direction, and could not be diverted into others without great
loss to its owners. This fact was not due to any financial legis-
lation, wise or unwise ; it grew out of the necessities of the war.
New England, the chief commercial quarter of the Union, had
seen her merchant marine rotting at her quays month after
month and year after year. She had groaned and fretted, but
she did not fold her hands in fretting. She went into the new
work of home manufactures with all her strength. What would
the nation do to support these industries that its act had called
into being after destroying her shipping — the nation into whose
hands she had given the control of her material interests ? Eng-
lish capitalists did not wait for the"question to be solved ; another
mania of exportation seized them ; they deluged America as they
were deluging the Continent, with the goods that the war had
hitherto kept them from exporting. " The frenzy," says
Brougham iu 1816, " I can call it nothing less after the " South
American " experiences of 1806 and 1S10, descended to persons
in the humblest circumstances, and the furthest removed by

their pursuits from commercial cares Not only clerks

and laborers, but menial servants, engaged the little sum they
had been laying up for a provision against old age and sickness."
He is speaking of the Continental trade, but he adds : " The
peace with America has produced somewhat of a similar effect,
though I am very far from placing the vast exports which it oc-
casioned upon the same footing with those to the European mar-
ket the year before; both because ultimately the Americans will
pay, which the exhausted state of the Continent renders very
unlikely; and because it was well worth while to incur a loss
upon the first exportation, in order, by the glut, to stifle in the
cradle those rising manufactures in the United States, which the
war had forced into existence, contrary to the natural course of


things Eighteen millions worth of goods, I believe, were

exported to North America in one year, and for a considerable
part of this no returns have been received, while still more of
it must have been selling at a very scanty profit."

§ 315. The first session of Congress after the war began two
months before the date at which the double duties on imports
would cease. President Madison in his message called attention
to the effect that the war had had upon manufacturing indus-
try ; " it has made among us a progress, and exhibited an effi-
ciency which justifies the belief that, with a protection not
more than is due to the enterprising citizens whose interests are
now at stake, it will become at an early day not only safe against
occasional competition from abroad, but a source of domestic
wealth, and even of external commerce." Of the numerous
petitions which urged the same facts upon Congress, that of
the cotton-spinners excited most attention. This industry em-
ployed some 100,000 persons, and produced goods of the value
of $24,000,000, having increased nine-fold during the war;
it consumed American cottons, and thus contributed to the pros-
perity of the South. For this reason, apparently, it received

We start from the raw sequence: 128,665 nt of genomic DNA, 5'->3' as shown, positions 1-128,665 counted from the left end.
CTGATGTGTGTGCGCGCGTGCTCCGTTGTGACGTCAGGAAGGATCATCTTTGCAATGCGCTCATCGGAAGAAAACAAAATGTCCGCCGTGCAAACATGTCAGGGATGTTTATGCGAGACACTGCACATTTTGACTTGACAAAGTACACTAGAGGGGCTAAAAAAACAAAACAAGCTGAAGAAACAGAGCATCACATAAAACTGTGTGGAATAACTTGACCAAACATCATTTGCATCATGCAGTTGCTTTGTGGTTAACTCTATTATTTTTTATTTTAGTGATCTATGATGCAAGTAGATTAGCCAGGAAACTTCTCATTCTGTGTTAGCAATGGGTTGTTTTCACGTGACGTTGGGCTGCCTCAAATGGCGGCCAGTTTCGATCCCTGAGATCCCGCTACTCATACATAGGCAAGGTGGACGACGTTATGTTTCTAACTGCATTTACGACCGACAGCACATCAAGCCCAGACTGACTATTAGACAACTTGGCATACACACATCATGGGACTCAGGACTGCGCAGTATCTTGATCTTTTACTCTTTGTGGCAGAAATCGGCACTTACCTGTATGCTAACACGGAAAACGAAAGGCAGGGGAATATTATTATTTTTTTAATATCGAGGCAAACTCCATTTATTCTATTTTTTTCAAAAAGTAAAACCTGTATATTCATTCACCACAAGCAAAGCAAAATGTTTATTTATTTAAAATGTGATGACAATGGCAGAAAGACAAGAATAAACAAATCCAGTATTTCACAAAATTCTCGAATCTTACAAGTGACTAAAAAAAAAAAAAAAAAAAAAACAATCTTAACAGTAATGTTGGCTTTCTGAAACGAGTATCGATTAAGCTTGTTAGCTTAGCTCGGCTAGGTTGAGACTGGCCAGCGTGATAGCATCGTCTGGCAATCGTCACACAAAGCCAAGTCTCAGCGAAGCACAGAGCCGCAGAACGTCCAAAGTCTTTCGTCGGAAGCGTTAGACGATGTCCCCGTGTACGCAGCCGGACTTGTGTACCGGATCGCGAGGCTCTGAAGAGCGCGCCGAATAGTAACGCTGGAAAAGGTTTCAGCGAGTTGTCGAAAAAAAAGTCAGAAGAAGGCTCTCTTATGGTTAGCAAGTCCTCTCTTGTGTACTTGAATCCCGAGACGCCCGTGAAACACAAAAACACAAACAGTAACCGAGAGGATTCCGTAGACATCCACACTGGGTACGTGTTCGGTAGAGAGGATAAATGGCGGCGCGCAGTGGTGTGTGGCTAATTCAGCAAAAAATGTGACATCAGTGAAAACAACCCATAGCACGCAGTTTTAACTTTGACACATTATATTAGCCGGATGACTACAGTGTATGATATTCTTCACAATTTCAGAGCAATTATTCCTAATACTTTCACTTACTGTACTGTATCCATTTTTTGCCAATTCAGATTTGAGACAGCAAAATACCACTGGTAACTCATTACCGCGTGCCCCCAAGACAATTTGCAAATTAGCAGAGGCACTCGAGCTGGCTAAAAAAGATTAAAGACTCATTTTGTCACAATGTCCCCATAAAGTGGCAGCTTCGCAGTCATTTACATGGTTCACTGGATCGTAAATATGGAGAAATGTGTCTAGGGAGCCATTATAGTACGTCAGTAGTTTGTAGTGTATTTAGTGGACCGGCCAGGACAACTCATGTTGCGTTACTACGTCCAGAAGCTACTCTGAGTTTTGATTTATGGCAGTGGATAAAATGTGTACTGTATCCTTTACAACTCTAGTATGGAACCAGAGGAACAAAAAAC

the support of some Southerners, notably that of John C Cal-
houn. After hot discussion, a duty of thirty, twenty-five and
twenty per cent, was laid on cottons, descending every two years,
and $7.50 a ton on pig iron. The whole tariff was a sort of com-
promise between protection and free trade ; like its predecessors,
it even fell short of what its authors expected, and formed — as
we have seen — no effectual barrier against excessive and specu-
lative imports. The years when it was in operation were years
of distress and embarrassment; the tale of bankruptcies length-
ened out day by day ; the value of home produce and of all sorts
of property declined. The revenue showed a yearly deficit, and
the national currency fell off fifty-nine per cent, in three years,
indicating a general stagnation in commerce. All interests suf-
fered, notably the farmers, who largely petitioned against
duties, and talked as if our government could repeal the
English corn laws. The manufactures of earthenware, glass,


white and red lend, wholly disappeared ; that of iron was at the
point of extinction. The manufacturers never ceased to peti-
tion Congress to extend to them even a fraction of the protection
enjoyed by their English and French rivals.

When Congress met in December 1823, President Monroe
for the second time urged the adoption of additional duties
upon imported manufactures, and in January a new tariff bill
was reported. It proposed higher rates of duty because " what
in 1816 was called 'a moderate protecting duty,' would scarcely
have been adequate protection against a fair and liberal Eu-
ropean competition, but was absolutely nothing against the
oppression of wealthy foreign manufacturers, who can afford
cargoes of their goods at reduced prices or at no prices, iu order
to break down a growing rival, and indemnify themselves by
fleecing the country afterwards." The chief advocate of the
measure was Henry Clay, of Kentucky ; its chief opponent
Daniel Webster, of Massachusetts. The same antagonism of
their views had been brought out in the debate on the amount
of the duties to be imposed in 1816. New England had
already invested a large amount of money in manufacturing,
but not so much as to make that a controlling interest ; her
vote, which was for Free Trade before the war, was now divided
(15 to 23). As a large majority of the South were now op-
posed to the policy which had called their cotton-growing into
existence and had given it the command of the home-market in
the years of its weakness, the bill was carried by the votes of
the Middle and Western States. For the first time the country
had a tariff that was, both in its purpose and in its effects, pro-
tective. One marked defect it had ; the duties on woollen
goods, both in their amount and the manner of their imposition,
were far from satisfactory. This manufacture languished while